Thursday, April 14, 2011

A starchild and the stuff of stars

This week has been notable for two reasons, one for what it reminds us of that's past, the other for what it might bring in the future. It's fifty years since Yuri Gagarin blasted off into space in Vostok 1, on April 12, 1961, opening up a new era in exploration and human endeavour. He spent an hour and forty-eight minutes in flight and completed one orbit round the world before re-entry, ejected from his capsule and landed by parachute. The world goggled at this smiling, handsome superman (only five foot two, by the way, an inspiration to shorties) who stole the thunder from Alan Shepard who blasted off into space just about three weeks later. This is also a good place to remember the brave dog Laika, who was sent up in space four years earlier, with no expectation of her ever coming back. There are those who will argue that the thing to remember is the Sputnik programme, which launched the space era, the Cold war, and on the plus side, a whole generation of Sputnik kids into science.

This ushers in the second half of today's post. A recent analysis of the data collected at the Tevatron, the accelerator at Fermilab, shows what might be signature of a new particle, not predicted by the Standard Model (the established and accepted model for all elementary particles observed so far). The physicists are cautious, as the data is still not of the confidence level that declares a new particle and new physics. However, the buzz is around, and phenomenologists (the model builders) are licking their lips. More on this, if the bump in the distribution survives further data.

Tailpiece: A new song on Yuri Gagarin, tentatively called starchild, is being recorded by someone who is more than qualified to record a song like this. This is Brian May, who left incomplete a Ph.D. in astrophysics to become a guitarist for the rock group Queen. Incidentally, he finished his Ph.D., with a bona-fide thesis, on, as it happens, stardust, thirty years later.

This blog post is by Neelima Gupte and Sumathi Rao.


Rahul Siddharthan said...

Thank you, Neelima and Sumathi, for continuing the blog. I missed the previous update: I guess I hadn't been checking my blog feed for a while and it scrolled off the page.
I look forward to some nice science and other matters appearing regularly!

It would also be nice to get occasional guest posts, by, eg, HEP physicists to analyse the tevatron news.

Neelima said...

Dear Rahul,

We do plan to have guest posts (although, with reference to HEP, Sumathi is a phenomenologist too). I hope you will write too sometime, even though you have your own blog.
Many thanks for writing in, it's really nice to have some feedback.

With regards,


Ludwig said...

Very apropos post! A friend pointed me to this YouTube video which is apparently the same duration as Gagarin's flight, and interleaves shots from his spaceflight with pictures from the International Space Station, trying to re-create the magic of that first orbit, and it does really work. Very goosebumpy!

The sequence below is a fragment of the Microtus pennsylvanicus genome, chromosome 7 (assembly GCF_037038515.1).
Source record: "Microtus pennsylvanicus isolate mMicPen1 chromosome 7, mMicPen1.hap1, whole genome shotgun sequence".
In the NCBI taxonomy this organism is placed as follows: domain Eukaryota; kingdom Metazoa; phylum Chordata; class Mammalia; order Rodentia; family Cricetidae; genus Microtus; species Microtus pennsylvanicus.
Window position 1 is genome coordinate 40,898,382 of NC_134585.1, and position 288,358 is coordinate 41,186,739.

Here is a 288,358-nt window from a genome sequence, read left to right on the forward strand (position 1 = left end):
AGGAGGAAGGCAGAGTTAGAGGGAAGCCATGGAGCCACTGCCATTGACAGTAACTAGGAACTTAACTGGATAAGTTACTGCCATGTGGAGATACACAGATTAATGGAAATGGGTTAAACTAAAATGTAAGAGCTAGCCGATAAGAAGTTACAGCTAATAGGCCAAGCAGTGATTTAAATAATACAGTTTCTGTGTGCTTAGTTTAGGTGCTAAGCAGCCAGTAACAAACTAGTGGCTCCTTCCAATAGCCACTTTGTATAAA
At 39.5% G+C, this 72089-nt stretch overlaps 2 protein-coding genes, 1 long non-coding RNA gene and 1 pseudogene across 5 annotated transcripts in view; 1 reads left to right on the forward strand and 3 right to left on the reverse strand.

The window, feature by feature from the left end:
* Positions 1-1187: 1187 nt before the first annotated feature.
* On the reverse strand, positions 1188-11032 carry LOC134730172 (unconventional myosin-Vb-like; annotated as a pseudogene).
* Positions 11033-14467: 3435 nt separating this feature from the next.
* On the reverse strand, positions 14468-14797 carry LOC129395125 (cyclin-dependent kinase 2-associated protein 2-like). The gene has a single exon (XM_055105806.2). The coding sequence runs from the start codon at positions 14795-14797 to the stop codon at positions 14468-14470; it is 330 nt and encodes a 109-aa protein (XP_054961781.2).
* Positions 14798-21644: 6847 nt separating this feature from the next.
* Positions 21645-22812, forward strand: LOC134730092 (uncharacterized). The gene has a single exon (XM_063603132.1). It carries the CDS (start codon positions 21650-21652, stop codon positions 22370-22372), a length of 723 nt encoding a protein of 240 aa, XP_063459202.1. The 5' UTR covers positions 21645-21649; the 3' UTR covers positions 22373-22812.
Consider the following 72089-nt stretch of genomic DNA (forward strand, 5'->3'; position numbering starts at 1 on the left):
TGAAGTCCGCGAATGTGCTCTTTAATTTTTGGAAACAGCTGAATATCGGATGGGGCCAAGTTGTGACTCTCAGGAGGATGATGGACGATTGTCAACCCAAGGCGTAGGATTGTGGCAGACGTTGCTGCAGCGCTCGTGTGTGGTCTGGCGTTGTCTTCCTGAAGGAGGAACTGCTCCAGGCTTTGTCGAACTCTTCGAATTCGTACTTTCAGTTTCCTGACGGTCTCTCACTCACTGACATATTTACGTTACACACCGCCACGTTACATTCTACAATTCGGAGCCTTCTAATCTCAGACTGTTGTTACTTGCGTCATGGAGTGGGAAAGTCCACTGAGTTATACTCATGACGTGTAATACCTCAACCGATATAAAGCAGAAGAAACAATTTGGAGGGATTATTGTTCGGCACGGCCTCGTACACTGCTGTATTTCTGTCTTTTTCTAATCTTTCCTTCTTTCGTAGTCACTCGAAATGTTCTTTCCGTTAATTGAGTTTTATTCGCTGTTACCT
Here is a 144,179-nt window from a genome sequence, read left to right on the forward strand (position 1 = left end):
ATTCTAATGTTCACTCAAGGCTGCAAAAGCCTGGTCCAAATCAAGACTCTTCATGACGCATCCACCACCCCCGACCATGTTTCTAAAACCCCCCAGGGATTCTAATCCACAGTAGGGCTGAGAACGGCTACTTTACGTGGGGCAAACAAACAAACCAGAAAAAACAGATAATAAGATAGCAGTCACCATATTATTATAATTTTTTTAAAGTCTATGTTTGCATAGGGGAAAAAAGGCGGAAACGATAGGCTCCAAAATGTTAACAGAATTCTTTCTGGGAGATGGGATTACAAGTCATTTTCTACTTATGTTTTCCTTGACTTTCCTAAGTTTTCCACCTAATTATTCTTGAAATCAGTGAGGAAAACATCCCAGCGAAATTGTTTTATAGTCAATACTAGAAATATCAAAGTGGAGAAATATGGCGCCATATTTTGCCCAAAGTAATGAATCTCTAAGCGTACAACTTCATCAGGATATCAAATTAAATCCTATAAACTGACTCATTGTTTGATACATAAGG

It also turns out that April 12 is the 30th anniversary of STS-1, when the space shuttle Columbia took to the skies for the first time. I can't find out whether the choice of date was a tribute to Gagarin's flight, or a pointed reminder about who called the shots now!

Rahul Siddharthan said...

Ah, apologies -- I knew Sumathi's condensed-matter work (which somewhat overlapped with mine, before I switched), but didn't know about the phenomenology. Will be happy to contribute, especially when I come across something thought-provoking that makes me feel I must share it with Rahul...

AmOK said...

It is wonderful to read this blog again! While the banter and jest will have to wait until I meet The Learned One in the afterword and should he recognize me there, I do thank the writers for their contributions to these topics in this continued blog.

Meena said...

It's great seeing this post. Earlier I was a lurker - walking across to Rahul's office to tell him my comments (if any) rather than posting them here, but now I will try to post comments as and when. Such as now:

I told my daughter about this post, and she wanted to know: "Did Laika come back? Why did they send her? Dogs' lives are not less precious." I told her that research works that way; for instance lots of experiments are done on monkeys. And she said "When I was young, was I not a monkey?"

Neelima said...

Thanks, Ludwig, for reminding us of the space shuttle. I remember watching the Columbia take off, and kanding 30 years ago, huddled, if I remember correctly, in Sumathi's dorm room in Stony Brook, where all TV watching was done. I had watched it on the news, when it was already known that Columbia was home safely, unlike Rahul, who had watched it live with that tiny moment of breathless anxiety before the shuttle actually appeared on the TV screens. This uncertainty hadn't changed from '61 to '81, or even now!

Meena, if you have any friends with a collection of books from Mir publishers, (we don't, unfortunately), look for a book called Rags, Borya and the rocket.
Borya loses his beloved dog Rags, who lands up at the space research station and eventually appears on Borya's TV screen inside a space capsule. Don't worry, Rags comes back, the book was written after the re-entry problem was solved. Lavanya might like it.

Amok, welcome back to As I Please. More sometime.

Sumathi Rao said...

Well, I started my professional life as a phenomenologist, but that was ages ago!
So although I would still be
interested in tevatron news, hopefully, there would be enough HEP physicists whom we could get to write about it.